RiverRoots, meanwhile, was founded in 2004 by the late John Walburn and struggled to get its footing during its first few years. Obstacles included the unpredictable and often cold and rainy weather in May, and the committee’s difficulty in interpreting to the public its definition of folk music. But after the committee reorganized two years ago in the wake of Walburn’s death, it seemed to have found a newfound purpose and enthusiasm. It immediately launched an aggressive sponsorship drive and created some clever offseason fundraising parties that have not only helped the festival endure, but also grow in stature. New aspects, such as a microbrew beer tent and a second performance stage, have been added. This year, the committee is planning to add new cultural food vendors and continue to expand its microbrew aspect with a beer-making contest.
RiverRoots is entering its ninth year and new festival chairman Greg Ziesemer, a performing musician himself, has lofty goals of taking the event to the same level as Ribberfest, in terms of popularity and financial success. Perhaps as a sign of where RiverRoots is in relation to its cousins, Ribberfest and Chautauqua, Ziesemer’s stipend is just $8,400 a year.
Another comparison in the financial health of the three festivals could be viewed in the amount of money each one has socked away in interest-earning certificate of deposits over the years. The Ribberfest has banked $180,000 in savings over 11 years, according to Ayers. The Chautauqua, meanwhile, has a nest egg of $183,279 after 42 years of existence, according to Kelly. The two festival directors like to refer to these slush funds as their “rainy day funds,” to be used to keep their events alive should they ever experience a bad year.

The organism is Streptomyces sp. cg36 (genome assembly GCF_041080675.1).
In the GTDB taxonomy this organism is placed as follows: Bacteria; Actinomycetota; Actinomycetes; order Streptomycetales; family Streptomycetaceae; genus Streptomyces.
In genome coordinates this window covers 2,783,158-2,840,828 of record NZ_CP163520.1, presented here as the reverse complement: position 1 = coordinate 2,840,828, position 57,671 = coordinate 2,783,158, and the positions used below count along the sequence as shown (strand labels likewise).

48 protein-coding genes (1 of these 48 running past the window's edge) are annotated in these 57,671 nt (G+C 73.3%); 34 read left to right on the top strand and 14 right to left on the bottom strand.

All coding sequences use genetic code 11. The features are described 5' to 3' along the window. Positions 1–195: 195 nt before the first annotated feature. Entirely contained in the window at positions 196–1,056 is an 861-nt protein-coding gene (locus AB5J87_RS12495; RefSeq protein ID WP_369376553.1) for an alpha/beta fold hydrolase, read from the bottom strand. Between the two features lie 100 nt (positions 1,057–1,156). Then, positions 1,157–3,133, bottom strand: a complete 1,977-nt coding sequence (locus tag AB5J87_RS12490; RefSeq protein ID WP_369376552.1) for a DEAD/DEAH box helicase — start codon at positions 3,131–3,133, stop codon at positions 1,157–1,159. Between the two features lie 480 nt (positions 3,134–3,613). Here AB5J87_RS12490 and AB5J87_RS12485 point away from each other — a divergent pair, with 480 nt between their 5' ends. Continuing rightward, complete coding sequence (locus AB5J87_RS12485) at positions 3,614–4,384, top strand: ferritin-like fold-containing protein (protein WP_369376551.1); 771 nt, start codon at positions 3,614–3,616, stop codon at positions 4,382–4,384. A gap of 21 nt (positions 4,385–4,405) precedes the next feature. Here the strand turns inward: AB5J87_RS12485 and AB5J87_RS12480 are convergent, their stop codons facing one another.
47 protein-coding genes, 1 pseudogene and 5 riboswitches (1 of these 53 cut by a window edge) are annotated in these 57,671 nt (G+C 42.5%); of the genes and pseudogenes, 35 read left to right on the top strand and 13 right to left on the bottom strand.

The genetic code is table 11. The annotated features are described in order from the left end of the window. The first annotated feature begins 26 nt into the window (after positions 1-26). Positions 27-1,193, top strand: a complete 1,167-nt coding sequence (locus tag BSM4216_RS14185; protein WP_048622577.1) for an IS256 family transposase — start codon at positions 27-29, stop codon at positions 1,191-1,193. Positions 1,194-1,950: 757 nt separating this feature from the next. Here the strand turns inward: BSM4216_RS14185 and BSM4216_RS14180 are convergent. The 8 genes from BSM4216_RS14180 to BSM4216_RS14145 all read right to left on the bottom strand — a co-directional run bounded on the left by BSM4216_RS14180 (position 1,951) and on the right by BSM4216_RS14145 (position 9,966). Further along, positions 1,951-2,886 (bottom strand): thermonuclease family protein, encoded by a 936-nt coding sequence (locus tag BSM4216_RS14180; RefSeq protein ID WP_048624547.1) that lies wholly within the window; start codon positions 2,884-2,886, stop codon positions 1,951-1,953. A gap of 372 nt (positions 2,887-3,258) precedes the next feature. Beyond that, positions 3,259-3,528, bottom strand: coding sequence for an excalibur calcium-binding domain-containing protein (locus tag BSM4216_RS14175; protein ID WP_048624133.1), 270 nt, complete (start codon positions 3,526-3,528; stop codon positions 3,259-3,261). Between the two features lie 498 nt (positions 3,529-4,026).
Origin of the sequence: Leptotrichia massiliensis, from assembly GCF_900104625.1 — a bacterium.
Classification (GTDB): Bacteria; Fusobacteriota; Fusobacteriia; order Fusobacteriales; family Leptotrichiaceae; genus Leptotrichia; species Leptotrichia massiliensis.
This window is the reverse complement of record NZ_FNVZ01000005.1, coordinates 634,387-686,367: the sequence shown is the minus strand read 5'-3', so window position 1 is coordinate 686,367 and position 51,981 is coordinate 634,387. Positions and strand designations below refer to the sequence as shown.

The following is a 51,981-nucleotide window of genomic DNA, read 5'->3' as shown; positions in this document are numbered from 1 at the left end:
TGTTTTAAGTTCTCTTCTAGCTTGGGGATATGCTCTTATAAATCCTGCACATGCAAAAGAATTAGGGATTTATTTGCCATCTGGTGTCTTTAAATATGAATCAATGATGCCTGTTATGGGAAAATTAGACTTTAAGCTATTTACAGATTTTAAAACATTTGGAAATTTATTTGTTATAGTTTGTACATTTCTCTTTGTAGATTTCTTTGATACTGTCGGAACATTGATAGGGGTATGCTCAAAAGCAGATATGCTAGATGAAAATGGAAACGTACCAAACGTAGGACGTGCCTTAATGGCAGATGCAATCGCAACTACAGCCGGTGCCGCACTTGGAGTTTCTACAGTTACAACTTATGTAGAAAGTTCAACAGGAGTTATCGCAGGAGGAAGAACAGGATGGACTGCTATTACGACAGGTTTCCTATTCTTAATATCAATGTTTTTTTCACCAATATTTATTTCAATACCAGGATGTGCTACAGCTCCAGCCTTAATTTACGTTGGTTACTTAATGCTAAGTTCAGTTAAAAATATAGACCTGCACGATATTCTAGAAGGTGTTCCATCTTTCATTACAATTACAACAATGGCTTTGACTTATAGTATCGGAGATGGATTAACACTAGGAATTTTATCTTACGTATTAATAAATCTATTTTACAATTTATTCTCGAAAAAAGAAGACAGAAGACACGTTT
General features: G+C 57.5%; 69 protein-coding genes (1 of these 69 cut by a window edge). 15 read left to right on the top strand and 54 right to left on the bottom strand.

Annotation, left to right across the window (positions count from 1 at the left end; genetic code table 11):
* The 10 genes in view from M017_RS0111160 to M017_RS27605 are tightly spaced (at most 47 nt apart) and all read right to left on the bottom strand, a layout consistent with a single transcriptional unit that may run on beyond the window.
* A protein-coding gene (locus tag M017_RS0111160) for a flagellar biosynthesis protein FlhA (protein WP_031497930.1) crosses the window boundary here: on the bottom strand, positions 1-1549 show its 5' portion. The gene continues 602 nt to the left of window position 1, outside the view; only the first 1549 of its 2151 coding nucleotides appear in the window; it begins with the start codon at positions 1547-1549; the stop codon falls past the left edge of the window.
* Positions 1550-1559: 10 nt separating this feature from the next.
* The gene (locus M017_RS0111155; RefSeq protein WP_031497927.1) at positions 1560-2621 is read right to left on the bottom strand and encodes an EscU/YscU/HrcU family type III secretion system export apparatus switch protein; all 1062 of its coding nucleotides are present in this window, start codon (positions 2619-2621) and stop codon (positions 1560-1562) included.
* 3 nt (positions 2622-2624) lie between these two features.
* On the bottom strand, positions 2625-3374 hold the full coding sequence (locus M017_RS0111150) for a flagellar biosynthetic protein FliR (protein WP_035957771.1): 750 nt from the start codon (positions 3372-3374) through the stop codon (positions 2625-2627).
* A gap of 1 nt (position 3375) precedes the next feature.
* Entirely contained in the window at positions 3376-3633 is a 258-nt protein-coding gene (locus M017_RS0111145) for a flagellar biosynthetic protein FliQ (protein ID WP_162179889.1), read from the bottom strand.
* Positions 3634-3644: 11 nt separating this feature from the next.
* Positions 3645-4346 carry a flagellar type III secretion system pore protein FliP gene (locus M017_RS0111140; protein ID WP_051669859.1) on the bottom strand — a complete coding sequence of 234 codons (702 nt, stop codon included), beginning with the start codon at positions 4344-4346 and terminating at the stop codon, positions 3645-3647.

RiverRoots has no “rainy day fund.”
Ziesemer admits the festival has a ways to go in size and financial stability, but he and his committee members have been dogged in their pursuit of new sponsors. They are hoping that by changing the name of the festival last year from the former Ohio River Valley Folk Festival to RiverRoots will help better define the music and take the emphasis off “folk,” which Ziesemer says has a limiting connotation of the type of music offered at the event. And they have increased the price of admission this year to $25 for two days.
The RiverRoots committee, meanwhile, is planning its second of two offseason parties, a “Kickoff Fundraiser,” from 7-11 p.m. Friday, April 5, at the Broadway Hotel & Tavern. The event will feature The Black Lillies, a popular band from Louisville. The festival itself is May 17-18 at Madison Bicentennial Park and will feature headliner the Carolina Chocolate Drops.
And while RiverRoots may still follow in the shadow of Ribberfest and Chautauqua, its members are just as determined and enthusiastic – perhaps even more so. After all, they admittedly still have something to prove.
Perhaps it is the sheer challenge of still shaping and evolving the festival that feeds the excitement of those working on the RiverRoots committee? While the event has endured several setbacks through the years, weather-wise and attendance–wise, one thing is clear: They believe.
It is that same sort of raw enthusiasm that made Ribberfest great.
Don Ward is the editor, publisher and owner of RoundAbout.
Call him at (812) 273-2259 or email: Don@RoundAbout.bz.